It’s no secret that many fraudsters steal cash from smaller nonprofit organizations because cash is more difficult to trace than stealing through any of the disbursement schemes discussed in my previous blog, “Smaller Nonprofit Organizations are Prime Fraud Targets.” There can also be a significant lack of financial oversight by the organization. Whenever cash is involved, the organization’s board should strengthen internal controls and take an increased oversight role. Failure to take a proactive approach is a recipe for financial disaster—and fraud.
Many volunteers handle cash at the “point of sale.” In smaller nonprofit entities, the point of sale would typically entail concession or spirit wear sales, registration or dues, bingo sales, gate sales, reverse raffles, general donations, tag days, car washes, bake sales, night at the races, event parking, and any of the many other revenue streams commonly used to generate funds.
Cash receipts are usually stolen by skimming. A dishonest volunteer skims when they steal the cash before it is recorded in the books. The one example I like to use (disturbing, because it involves the theft from a religious organization) would be the trusted individual who handles the collection of weekly donations at a church. Typically, parishioners contribute either via a check in a preaddressed envelope, or they place a cash donation in the collection basket. When cash is involved there is no record of who contributed the cash or how much. Absent good internal controls, church collection baskets are the ideal place to steal cash. Who is to say how much cash was contributed in a given week?
While it is always recommended to discourage cash donations, sometimes this is impractical and inevitable. Checks, credit card and electronic mediums such as Paypal are preferred.
Many organizations provide donors with an annual statement of contributions or some form of a written receipt that can be used to substantiate a charitable contribution. With cash payments in smaller organizations, there are usually no statements or receipts provided to the donor.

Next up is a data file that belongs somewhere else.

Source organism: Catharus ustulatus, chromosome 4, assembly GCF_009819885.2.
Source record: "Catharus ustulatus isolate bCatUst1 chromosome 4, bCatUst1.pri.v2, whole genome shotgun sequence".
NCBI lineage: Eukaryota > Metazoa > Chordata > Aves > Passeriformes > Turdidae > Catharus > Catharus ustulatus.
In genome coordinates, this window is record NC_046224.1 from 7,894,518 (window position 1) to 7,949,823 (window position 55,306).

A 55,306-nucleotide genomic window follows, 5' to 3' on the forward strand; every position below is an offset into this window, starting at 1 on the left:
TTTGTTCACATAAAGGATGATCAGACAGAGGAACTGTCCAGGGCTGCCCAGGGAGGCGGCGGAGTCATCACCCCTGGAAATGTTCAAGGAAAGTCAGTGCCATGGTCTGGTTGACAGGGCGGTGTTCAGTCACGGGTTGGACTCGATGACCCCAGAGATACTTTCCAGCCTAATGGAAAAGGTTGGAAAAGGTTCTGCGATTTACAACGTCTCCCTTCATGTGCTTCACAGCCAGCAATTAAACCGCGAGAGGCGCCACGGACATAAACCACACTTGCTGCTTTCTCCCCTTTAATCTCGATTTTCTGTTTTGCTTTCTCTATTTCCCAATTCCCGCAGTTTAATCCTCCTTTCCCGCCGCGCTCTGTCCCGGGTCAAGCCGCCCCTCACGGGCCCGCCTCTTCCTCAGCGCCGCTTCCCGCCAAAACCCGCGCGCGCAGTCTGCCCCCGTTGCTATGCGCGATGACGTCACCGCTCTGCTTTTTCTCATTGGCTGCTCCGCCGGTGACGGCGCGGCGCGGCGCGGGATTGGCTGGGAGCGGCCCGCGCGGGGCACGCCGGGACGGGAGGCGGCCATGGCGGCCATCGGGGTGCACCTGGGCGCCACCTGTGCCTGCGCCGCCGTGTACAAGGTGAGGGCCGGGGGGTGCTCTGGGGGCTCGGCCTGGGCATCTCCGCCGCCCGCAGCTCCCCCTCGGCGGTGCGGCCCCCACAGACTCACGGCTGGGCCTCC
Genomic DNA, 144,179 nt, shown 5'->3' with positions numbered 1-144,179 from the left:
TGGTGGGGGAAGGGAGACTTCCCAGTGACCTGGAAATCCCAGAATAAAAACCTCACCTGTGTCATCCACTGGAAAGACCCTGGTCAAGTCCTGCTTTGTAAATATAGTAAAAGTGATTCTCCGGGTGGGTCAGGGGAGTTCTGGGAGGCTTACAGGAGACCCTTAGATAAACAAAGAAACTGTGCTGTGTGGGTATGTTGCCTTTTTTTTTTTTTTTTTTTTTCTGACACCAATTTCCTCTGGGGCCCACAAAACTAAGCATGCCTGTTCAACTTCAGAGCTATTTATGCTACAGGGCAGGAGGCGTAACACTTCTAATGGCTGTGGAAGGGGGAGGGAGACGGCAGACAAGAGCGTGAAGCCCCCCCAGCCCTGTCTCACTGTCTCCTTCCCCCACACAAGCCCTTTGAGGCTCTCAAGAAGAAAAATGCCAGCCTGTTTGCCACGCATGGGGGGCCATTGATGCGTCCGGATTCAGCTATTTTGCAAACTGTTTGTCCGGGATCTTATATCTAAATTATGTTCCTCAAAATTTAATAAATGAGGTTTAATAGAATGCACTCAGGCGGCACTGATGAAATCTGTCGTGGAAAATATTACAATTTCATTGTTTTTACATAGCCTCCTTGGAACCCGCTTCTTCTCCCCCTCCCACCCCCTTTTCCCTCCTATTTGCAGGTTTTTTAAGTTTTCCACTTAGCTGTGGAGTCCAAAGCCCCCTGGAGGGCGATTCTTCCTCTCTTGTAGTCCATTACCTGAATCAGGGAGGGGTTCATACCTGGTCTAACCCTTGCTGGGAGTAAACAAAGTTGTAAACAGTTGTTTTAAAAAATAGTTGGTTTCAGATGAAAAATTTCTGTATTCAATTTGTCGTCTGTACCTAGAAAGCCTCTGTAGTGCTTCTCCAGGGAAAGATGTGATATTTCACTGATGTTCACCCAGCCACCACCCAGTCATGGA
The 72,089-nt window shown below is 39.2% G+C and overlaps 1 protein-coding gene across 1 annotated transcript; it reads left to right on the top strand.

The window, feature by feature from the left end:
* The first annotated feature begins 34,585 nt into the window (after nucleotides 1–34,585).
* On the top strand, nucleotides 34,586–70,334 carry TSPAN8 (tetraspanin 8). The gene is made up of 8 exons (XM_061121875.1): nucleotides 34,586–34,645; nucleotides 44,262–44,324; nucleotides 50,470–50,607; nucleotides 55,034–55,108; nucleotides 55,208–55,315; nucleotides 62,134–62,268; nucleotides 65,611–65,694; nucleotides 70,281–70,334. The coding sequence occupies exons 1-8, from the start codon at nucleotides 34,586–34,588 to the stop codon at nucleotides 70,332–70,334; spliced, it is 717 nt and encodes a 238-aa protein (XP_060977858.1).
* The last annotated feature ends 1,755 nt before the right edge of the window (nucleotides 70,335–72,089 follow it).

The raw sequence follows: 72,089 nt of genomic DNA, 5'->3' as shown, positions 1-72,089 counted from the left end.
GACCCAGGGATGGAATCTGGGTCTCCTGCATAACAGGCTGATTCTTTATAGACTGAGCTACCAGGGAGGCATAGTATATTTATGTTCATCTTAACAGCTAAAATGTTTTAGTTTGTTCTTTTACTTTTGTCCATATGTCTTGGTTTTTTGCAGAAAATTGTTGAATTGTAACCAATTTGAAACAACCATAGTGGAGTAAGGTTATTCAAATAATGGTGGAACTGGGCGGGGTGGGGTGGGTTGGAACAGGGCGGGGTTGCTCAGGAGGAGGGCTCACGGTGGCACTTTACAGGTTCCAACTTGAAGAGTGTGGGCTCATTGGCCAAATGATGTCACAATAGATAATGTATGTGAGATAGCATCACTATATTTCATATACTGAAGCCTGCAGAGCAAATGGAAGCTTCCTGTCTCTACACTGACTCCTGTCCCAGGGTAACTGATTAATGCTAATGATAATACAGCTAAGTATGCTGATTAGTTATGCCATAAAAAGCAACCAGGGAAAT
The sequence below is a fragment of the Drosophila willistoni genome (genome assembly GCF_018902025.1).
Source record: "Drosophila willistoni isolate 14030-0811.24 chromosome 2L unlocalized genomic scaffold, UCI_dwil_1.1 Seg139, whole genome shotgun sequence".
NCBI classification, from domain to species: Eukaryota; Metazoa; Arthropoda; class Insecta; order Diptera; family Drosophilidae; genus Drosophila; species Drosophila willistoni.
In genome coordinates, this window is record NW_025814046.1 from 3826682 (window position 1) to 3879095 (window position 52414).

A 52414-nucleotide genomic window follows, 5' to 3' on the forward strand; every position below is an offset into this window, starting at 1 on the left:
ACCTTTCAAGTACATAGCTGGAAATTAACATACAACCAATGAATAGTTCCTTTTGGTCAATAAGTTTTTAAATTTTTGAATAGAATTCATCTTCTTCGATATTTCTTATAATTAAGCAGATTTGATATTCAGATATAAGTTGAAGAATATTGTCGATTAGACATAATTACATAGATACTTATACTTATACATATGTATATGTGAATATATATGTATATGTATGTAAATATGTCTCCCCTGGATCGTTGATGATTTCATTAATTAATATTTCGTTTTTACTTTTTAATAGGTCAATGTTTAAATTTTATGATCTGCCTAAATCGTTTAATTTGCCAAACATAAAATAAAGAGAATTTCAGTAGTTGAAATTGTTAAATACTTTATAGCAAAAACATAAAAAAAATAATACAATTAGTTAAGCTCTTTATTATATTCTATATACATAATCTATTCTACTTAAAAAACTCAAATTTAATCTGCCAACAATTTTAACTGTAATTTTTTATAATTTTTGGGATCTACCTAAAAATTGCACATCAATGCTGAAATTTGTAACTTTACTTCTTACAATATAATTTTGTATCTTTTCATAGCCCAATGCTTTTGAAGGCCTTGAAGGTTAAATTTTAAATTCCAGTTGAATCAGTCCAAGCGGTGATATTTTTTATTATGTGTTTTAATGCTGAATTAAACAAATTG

Steps to Minimize the Theft of Cash
There are a number of steps an organization can take to better secure collection processes:
- Make sure multiple people are involved in the cash collection process
- A duplicate receipt of cash collected should be prepared and signed by all present
- If someone must take the cash home, the responsibility should be rotated
- Store cash in a safe
- Deposit cash as soon as possible in a bank; cash should never be placed in an unsecured desk drawer
- Someone not involved in the cash collection process should compare the receipts of the cash collected to the bank deposit—if there is a discrepancy, the executive board (not the treasurer) should be notified immediately.
Smaller organizations typically do not expend the time to determine if the cash receipts reasonably approximate the value of the goods sold. Rarely do organizations take nightly inventory. Many organizations do not perform any historical comparative statistical analysis on weekly or monthly receipts by payment method. The amount of cash transactions materially varying from period to period is cause for concern.
We recommend compiling a profit or loss statement for each fundraising activity. Why would an organization continue to hold fundraisers (such as bingo) if they are not profitable? Chances are someone IS profiting. Unfortunately, it is not always the nonprofit organization.
Finally, it is a good idea to consider background checks of the personnel handling cash and bonding.
The second manner of cash receipts theft occurs when volunteers steal the cash after it has been recorded on the books – larceny, aka theft. The difference between skimming and larceny is whether the cash has been recorded on the books. If it is skimmed, it is stolen before being recorded. A cash larceny involves the theft of cash after it has been recorded.
Receipt of Checks
While theft of cash is most common, do not let your guard down if your organization receives checks. Many donors believe checks cannot be stolen. Wrong. Dishonest treasurers have fraudulently opened a bank account in the name of the organization and then deposited the diverted funds into the unauthorized account. Then, to complete the concealment, some have gone as far as issuing the donor a receipt on similar looking organization stationery.
Many organizations publish the names of donors to publicly thank them. This is also a good internal control. If a donor’s name is not listed, they may inquire to someone other than the treasurer as to the omission—such a simple inquiry may be what tips off the fraud.
Proving who is responsible for a cash theft can be complicated. First, there can be a number of people who have access to the cash, from the time of receipt to the deposit. Second, deficient internal controls can often be the culprit and hinder an investigation.
Having adequate internal controls, involving many volunteers and instituting a financial oversight committee are all invaluable in mitigating the theft of cash. Proactive steps are critical in preserving the revenue stream in small nonprofit organizations. Our team of experienced professionals can help your organization establish effective internal controls.